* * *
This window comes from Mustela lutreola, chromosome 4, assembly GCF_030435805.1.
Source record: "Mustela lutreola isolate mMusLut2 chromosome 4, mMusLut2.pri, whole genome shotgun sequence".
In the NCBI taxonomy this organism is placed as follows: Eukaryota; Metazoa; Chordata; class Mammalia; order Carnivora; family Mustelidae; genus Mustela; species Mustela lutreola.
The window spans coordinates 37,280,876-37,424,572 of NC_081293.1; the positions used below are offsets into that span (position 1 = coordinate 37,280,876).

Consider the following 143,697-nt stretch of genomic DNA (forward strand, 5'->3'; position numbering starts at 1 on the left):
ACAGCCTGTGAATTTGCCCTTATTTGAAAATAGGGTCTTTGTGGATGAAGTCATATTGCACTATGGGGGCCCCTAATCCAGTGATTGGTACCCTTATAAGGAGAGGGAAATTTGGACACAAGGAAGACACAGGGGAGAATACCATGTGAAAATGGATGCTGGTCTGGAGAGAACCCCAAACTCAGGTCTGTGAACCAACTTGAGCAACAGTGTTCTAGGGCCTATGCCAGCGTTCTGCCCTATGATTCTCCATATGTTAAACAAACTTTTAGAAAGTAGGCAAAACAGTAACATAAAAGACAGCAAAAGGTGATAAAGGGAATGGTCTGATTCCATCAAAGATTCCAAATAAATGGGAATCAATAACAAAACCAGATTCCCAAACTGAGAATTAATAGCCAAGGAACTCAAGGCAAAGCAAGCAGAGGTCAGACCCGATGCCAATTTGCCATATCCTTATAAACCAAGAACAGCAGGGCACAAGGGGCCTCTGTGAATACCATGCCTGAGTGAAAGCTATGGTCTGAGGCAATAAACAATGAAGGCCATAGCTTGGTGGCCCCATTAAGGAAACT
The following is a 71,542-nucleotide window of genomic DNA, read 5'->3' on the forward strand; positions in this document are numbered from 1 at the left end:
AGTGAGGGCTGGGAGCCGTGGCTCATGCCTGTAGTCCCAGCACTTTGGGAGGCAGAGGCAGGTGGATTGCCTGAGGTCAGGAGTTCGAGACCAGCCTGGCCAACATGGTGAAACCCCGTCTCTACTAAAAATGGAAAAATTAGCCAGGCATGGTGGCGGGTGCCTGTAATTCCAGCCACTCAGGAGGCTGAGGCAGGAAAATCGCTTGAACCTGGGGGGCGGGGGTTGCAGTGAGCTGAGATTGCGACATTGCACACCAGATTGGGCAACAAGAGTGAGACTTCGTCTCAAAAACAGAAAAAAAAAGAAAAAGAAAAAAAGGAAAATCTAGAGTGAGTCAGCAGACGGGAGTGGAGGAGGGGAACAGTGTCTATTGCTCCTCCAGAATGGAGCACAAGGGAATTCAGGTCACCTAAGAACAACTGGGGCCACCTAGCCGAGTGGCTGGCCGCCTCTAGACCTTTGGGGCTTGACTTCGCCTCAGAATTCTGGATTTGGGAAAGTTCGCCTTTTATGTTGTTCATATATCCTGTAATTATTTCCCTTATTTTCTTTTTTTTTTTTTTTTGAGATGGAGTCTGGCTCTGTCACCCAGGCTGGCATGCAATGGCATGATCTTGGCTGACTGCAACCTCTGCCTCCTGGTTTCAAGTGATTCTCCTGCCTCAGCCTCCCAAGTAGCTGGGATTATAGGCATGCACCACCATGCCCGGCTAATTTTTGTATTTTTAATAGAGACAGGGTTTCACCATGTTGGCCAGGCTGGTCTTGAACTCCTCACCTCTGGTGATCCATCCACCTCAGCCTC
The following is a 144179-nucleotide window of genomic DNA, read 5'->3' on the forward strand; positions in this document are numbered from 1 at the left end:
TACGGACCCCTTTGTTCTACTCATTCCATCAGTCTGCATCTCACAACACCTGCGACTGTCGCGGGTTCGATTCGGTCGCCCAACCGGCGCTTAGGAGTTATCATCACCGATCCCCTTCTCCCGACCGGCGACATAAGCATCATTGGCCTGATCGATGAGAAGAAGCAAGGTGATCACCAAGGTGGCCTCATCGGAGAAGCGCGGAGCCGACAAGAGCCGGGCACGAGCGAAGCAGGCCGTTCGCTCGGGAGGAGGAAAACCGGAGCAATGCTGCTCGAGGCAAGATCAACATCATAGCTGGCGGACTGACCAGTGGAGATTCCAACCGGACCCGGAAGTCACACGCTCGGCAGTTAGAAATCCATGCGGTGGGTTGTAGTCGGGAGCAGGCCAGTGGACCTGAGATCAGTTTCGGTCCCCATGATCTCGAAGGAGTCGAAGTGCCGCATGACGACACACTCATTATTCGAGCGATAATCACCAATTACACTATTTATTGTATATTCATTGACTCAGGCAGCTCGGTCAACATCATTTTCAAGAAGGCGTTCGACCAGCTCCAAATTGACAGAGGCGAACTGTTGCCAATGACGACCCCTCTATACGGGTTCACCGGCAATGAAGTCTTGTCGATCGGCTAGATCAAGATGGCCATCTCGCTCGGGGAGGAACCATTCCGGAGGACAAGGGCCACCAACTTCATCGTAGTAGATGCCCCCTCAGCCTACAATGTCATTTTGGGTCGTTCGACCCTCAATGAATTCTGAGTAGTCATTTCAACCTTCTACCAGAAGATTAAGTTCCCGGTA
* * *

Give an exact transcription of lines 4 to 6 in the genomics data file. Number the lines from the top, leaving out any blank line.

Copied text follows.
The window spans coordinates 37,280,876-37,424,572 of NC_081293.1; the positions used below are offsets into that span (position 1 = coordinate 37,280,876).

Consider the following 143,697-nt stretch of genomic DNA (forward strand, 5'->3'; position numbering starts at 1 on the left):
ACAGCCTGTGAATTTGCCCTTATTTGAAAATAGGGTCTTTGTGGATGAAGTCATATTGCACTATGGGGGCCCCTAATCCAGTGATTGGTACCCTTATAAGGAGAGGGAAATTTGGACACAAGGAAGACACAGGGGAGAATACCATGTGAAAATGGATGCTGGTCTGGAGAGAACCCCAAACTCAGGTCTGTGAACCAACTTGAGCAACAGTGTTCTAGGGCCTATGCCAGCGTTCTGCCCTATGATTCTCCATATGTTAAACAAACTTTTAGAAAGTAGGCAAAACAGTAACATAAAAGACAGCAAAAGGTGATAAAGGGAATGGTCTGATTCCATCAAAGATTCCAAATAAATGGGAATCAATAACAAAACCAGATTCCCAAACTGAGAATTAATAGCCAAGGAACTCAAGGCAAAGCAAGCAGAGGTCAGACCCGATGCCAATTTGCCATATCCTTATAAACCAAGAACAGCAGGGCACAAGGGGCCTCTGTGAATACCATGCCTGAGTGAAAGCTATGGTCTGAGGCAATAAACAATGAAGGCCATAGCTTGGTGGCCCCATTAAGGAAACT